In 2004, I wrote a column in which I listed what I saw as the values that define us as Americans–the values that should be the “common objects of our love.” These are the overarching principles that infuse the Declaration of Independence, the Constitution and the Bill of Rights and that, at least in my view, are absolutely central to what it means to be an American–hyphenated or not.

Here is that list.

Americans believe in justice and civil liberties—in equal treatment and fair play for all citizens, whether or not we agree with them or like them or approve of their life choices.

We believe that no one is above the law—and that includes those who run our government.

We believe that dissent can be the highest form of patriotism. Those who care about America enough to speak out against policies they believe to be wrong or corrupt are not only exercising their rights as citizens, they are discharging sacred civic responsibilities.

We believe that playing to the worst of our fears and prejudices, using “wedge issues” to marginalize gays or Blacks or Muslims or “east coast liberals” (a time-honored code word for Jews) in the pursuit of political advantage is un-American and immoral.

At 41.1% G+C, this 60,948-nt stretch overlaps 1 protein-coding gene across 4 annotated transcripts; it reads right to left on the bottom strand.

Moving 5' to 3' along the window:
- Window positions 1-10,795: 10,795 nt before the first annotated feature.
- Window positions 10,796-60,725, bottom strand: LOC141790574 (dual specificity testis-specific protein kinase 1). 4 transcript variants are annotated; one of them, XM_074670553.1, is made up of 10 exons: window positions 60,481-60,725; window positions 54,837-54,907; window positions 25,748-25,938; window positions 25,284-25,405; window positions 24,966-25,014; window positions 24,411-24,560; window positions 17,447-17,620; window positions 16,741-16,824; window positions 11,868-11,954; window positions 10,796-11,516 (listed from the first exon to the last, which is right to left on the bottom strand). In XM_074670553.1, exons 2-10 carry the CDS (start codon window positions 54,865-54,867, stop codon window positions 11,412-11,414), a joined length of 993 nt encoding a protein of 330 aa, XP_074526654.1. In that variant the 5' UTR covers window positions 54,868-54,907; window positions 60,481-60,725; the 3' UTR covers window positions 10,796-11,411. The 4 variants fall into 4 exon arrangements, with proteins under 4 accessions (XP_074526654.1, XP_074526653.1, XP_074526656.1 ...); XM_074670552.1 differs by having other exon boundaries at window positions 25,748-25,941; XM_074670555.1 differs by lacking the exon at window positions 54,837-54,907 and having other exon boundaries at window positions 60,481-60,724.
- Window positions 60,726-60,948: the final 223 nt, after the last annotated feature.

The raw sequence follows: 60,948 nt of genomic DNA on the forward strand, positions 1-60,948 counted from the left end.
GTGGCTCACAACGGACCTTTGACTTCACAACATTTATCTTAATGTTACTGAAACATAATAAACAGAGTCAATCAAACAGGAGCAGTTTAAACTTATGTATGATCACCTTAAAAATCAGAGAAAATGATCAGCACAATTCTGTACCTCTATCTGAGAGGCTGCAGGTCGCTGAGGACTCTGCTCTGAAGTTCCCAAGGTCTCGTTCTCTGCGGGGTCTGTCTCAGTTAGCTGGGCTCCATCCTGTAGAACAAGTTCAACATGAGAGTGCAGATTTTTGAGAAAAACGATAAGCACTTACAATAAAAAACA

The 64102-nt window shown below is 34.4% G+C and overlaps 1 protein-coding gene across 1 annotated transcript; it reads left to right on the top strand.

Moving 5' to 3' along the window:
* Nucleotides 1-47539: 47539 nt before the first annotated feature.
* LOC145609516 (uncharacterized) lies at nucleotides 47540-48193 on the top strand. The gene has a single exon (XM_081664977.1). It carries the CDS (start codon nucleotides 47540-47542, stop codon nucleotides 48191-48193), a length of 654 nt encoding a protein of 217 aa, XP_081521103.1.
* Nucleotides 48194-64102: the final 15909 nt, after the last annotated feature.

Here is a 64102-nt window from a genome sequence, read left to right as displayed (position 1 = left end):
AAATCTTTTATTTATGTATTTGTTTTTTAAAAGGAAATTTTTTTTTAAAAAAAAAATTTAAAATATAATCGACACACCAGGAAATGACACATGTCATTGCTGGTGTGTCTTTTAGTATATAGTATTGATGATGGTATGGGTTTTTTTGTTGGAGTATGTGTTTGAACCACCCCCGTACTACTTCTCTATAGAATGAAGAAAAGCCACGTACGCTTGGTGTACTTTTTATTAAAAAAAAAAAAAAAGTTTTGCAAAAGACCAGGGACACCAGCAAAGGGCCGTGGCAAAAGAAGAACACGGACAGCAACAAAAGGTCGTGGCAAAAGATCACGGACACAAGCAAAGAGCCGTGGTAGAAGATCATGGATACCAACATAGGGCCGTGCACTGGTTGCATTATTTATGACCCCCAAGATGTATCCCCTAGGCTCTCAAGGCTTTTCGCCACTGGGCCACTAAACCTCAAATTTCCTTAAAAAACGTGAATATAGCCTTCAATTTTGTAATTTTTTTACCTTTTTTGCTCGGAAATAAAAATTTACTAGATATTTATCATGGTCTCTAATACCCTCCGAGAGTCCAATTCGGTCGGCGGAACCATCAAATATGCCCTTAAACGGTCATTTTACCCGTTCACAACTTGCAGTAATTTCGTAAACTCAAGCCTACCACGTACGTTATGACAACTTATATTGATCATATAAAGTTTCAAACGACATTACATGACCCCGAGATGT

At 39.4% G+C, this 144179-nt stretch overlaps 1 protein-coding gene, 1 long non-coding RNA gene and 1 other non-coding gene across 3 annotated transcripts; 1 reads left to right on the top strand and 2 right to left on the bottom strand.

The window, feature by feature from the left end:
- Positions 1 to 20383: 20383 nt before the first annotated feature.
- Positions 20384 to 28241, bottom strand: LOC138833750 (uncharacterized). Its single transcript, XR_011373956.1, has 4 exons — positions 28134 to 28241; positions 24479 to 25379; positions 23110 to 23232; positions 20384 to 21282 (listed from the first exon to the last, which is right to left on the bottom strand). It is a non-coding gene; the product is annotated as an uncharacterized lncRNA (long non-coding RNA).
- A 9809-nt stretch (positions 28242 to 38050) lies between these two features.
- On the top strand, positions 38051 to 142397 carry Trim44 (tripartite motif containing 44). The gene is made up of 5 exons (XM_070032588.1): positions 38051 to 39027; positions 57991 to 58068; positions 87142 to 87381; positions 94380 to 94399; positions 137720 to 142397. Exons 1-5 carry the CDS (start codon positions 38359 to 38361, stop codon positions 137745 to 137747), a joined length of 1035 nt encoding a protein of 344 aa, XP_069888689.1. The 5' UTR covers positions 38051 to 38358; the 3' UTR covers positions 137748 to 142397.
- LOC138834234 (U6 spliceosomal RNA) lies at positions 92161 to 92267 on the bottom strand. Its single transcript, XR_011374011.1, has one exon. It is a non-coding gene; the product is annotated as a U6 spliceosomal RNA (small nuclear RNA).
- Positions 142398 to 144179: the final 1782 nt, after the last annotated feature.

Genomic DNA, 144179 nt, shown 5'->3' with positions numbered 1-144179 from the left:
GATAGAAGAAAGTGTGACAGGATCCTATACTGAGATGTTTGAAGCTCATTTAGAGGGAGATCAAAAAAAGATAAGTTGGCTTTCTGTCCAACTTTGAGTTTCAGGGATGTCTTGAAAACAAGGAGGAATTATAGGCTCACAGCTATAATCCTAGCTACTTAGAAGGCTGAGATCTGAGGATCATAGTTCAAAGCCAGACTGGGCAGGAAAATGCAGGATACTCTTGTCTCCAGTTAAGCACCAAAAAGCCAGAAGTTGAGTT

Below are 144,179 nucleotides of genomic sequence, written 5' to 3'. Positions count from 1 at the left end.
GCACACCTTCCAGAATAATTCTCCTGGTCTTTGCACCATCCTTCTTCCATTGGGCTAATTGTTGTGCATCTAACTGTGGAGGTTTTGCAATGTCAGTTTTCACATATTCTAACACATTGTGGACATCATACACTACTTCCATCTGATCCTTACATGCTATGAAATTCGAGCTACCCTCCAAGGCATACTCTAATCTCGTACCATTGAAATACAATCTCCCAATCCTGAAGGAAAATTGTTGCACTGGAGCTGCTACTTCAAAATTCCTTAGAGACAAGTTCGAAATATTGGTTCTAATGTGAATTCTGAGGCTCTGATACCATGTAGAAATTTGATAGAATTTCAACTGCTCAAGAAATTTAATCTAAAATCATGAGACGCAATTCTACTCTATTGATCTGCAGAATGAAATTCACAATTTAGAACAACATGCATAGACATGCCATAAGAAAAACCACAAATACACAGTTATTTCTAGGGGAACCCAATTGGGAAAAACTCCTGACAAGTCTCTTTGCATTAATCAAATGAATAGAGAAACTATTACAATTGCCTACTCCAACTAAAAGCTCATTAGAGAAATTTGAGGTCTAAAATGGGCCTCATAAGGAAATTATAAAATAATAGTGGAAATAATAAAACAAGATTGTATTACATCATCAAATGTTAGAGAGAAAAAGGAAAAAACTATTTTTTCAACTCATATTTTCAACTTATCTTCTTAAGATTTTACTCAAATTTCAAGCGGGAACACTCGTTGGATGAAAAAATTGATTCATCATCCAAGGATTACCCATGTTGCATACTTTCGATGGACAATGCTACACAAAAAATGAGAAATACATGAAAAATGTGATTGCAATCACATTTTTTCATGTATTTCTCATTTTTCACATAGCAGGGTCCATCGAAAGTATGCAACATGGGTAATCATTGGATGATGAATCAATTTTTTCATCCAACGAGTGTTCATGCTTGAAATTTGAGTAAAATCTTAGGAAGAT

We believe, as Garry Wills once wrote, in “critical intelligence, tolerance, respect for evidence, a regard for the secular sciences.”

We believe, to use the language of the nation’s Founders, in “a decent respect for the opinions of mankind” (even non-American mankind).

We believe in the true heartland of this country, which is anywhere where people struggle to provide for their families, dig deep into their pockets to help the less fortunate, and understand their religions to require goodwill and loving kindness rather than legal or cultural dominance.

We believe that self-righteousness is the enemy of righteousness.

We really do believe that the way you play the game is more important, in the end, than whether you win or lose. We really do believe that the ends don’t justify the means.

It’s true that America’s aspirational values have never been wholly realized, but pursuing them is what unifies us. They are our Sea Shanties.

Healing and unity will require that Americans committed to those values reclaim the vocabulary of patriotism from those who have hijacked the language in service of something very different.